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Masahito Ito*1, Ikuko Narimatsu*2, Minling Pei*1, Atsuki Morisaki*1, Hiroshi Suzuki*2, Masato Fukuda*1, Takashi Yagi*1, Shigeo Otsuki*1, Kazuya Seki*1, Kosaku Toyosaki*1
From the moment of the announcement of the first amino acid analyzer by D. H. Spackman, W. H. Stein, and S. Moore in 19581), these instruments have been widely used to analyze the amino acid content of proteins and peptides and to study the amino acids and related substances present in pharmaceuticals, biological solutions, and other samples. When the original instrument was introduced, the use of ion-exchange chromatography and ninhydrin reactions—cutting-edge technologies at that time—made possible the analysis of amino acids with high selectivity, high speed, and high accuracy. Moreover, the successful use of automation techniques in the field of liquid chromatography paved the way for revolutionary new developments, establishing the introduction of amino acid analysis as a key milestone in the history of research.
More recently, the development of large numbers of peptide-based pharmaceuticals has spurred a renewed appreciation for the value of this analytical technique, which is well-suited to meet the analytical needs of fields of research that have long placed a premium on high data reliability—including research and quality control for foodstuffs, animal feed, and health supplements, as well as pharmaceutical and taste research. It is against this backdrop that Hitachi's line of amino-acid analyzers2) has evolved in a continuous progression from 1962 to the present day (Figure 1).
Fig. 1 Historical evolution of Hitachi's amino acid analyzers
The LA8080 high-speed amino acid analyzer is a dedicated instrument for ion-exchange chromatography via the method of post-column derivatization using ninhydrin reagents; its key features are the following 3 attributes (Figure 2).
(1) The LA8080 is comfortable.
The ergonomic design of the instrument carefully accounts for the operator's working lines and procedural motions. The use of a new technique for ninhydrin reagents—in which two liquids are blended immediately before the derivatization reaction—eliminates the need for refrigeration. Standard commercially available products may be used for the buffer liquid (eluent) and the reaction reagent.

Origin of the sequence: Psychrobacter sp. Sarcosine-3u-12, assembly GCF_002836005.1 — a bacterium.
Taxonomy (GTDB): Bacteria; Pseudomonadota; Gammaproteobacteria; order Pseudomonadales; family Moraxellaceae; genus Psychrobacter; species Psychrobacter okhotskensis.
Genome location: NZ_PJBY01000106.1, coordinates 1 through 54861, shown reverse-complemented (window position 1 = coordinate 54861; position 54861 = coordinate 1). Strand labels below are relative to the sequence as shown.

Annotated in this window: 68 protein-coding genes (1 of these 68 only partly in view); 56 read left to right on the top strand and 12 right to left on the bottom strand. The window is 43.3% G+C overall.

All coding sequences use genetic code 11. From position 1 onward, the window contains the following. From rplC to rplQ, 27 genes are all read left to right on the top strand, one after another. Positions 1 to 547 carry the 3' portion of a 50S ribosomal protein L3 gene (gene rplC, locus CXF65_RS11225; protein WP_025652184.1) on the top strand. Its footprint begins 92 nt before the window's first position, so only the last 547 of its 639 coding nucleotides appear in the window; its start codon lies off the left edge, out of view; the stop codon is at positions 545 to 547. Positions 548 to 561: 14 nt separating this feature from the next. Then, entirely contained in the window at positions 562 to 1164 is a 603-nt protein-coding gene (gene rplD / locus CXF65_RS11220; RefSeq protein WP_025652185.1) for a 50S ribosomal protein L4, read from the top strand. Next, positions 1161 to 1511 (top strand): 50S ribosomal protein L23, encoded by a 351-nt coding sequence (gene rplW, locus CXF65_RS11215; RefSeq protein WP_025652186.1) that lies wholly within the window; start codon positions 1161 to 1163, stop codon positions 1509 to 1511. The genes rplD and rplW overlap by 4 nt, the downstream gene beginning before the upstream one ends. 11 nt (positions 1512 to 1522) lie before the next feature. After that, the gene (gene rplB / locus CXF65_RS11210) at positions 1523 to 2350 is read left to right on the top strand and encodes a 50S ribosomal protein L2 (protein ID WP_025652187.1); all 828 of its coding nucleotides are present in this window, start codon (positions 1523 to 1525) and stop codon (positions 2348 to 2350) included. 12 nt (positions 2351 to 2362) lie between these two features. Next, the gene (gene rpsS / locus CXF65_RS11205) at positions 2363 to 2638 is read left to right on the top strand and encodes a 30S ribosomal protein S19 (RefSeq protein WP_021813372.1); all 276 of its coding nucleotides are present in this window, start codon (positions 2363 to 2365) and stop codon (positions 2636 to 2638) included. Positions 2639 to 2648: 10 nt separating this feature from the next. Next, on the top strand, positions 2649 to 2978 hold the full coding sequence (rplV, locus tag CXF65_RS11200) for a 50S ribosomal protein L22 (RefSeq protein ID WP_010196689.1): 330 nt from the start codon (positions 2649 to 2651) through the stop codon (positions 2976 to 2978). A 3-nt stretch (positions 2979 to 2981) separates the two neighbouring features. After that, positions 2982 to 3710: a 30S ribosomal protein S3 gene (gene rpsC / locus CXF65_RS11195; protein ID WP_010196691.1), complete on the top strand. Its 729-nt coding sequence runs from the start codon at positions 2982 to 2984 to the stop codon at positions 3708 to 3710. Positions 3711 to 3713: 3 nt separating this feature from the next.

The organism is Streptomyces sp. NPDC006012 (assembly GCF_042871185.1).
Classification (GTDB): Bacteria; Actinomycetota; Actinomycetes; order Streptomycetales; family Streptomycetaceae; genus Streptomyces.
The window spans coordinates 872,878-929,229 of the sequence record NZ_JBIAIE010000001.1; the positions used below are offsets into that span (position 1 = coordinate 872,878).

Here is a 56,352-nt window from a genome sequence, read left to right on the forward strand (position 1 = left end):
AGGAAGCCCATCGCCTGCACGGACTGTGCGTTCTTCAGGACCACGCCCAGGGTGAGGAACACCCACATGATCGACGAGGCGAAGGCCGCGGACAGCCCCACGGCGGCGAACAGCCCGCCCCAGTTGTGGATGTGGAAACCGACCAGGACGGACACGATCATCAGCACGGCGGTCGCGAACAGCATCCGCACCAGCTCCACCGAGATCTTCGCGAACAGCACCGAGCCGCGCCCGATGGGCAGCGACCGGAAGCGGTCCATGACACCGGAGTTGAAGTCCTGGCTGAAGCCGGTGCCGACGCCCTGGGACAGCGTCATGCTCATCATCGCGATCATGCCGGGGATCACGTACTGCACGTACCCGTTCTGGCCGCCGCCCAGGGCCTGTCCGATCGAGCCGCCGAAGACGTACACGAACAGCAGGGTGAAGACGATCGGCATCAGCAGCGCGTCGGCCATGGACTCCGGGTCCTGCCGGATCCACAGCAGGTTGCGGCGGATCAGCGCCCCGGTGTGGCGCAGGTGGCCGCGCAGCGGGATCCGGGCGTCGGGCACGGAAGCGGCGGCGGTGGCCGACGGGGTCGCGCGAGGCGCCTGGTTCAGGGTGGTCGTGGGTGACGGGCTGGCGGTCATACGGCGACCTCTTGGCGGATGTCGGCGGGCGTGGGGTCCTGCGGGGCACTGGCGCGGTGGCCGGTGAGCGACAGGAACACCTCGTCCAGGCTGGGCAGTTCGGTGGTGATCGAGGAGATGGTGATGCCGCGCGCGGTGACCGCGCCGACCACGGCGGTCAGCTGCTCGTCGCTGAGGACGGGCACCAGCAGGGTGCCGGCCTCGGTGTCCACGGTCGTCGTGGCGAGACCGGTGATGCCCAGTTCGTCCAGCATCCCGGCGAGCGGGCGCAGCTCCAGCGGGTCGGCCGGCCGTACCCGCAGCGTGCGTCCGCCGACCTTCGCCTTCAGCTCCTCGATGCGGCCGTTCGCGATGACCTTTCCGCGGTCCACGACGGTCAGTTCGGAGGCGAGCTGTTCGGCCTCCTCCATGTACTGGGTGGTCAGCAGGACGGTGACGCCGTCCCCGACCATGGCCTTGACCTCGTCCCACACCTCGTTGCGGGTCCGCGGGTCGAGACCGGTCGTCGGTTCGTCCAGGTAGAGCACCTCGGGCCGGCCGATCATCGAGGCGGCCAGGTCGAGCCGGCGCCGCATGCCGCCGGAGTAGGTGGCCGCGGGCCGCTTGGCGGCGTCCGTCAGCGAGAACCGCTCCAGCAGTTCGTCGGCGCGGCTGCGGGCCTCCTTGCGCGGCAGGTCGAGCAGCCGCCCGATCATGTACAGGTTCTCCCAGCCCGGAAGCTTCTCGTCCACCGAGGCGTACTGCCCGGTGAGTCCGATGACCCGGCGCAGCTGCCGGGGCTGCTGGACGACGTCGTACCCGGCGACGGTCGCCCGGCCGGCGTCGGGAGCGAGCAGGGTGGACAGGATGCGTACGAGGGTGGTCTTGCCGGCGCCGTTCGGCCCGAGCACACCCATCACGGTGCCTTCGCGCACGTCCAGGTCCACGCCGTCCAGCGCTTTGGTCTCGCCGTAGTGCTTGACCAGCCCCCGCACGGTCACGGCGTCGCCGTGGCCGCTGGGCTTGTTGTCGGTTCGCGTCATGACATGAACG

(2) The LA8080 is compact.
AminoSAAYA is the first instrument of its type to adopt a desktop configuration, an innovative redesign of previous standalone models. Moreover, the new design occupies some 30% less surface area than its predecessors. The instrument features convenience for storing solution bottles and a vial rack, and its front-access design facilitates operations such as exchanging columns and seals.
(3) The LA8080 is reliable.
AminoSAAYA is compatible with the L-8800 and L-8900, to support many reliable data of ion-exchange chromatographic analytical methods. High-stability ninhydrin reactions ensure high precision in analyses of protein hydrolyzate and physiological fluid.
Fig. 2 The LA8080 high-speed amino acid analyzer
The columns of the LA8080 are packed with a strongly acidic cation exchange resin formed by introducing sulfonate groups into a polystyrene divinylbenzene-based polymer. As eluents, sodium-citrate buffer liquids are used for amino acids with approximately 20 constituents, while lithium-citrate buffer liquids are used for amino acids with approximately 40 constituents. For both eluents and reaction reagents, bottles of standard commercial products may be installed as-is, with no modification required. For both analytical methods, stepwise or gradient elution methods involving several types of buffer liquid are used to elute large numbers of constituents.
Figure 3 depicts the flow-line configuration of the analyzer. Various eluents are selected by an solenoid valve, including regenerating liquid, pump 1 can deliver up to 6 liquids. To suppress chromatogram baseline noise, a one-stroke 10 µL micropump is used to reduce pressure pulsation.
The autosampler can accommodate up to 120 test specimens in 1.5 ml vials. For cases required cold storage, such as specimen containing asparagine (AspNH2) or glutamine (GluNH2), the instrument is equipped with a cooling rack with capacity for 100 specimens.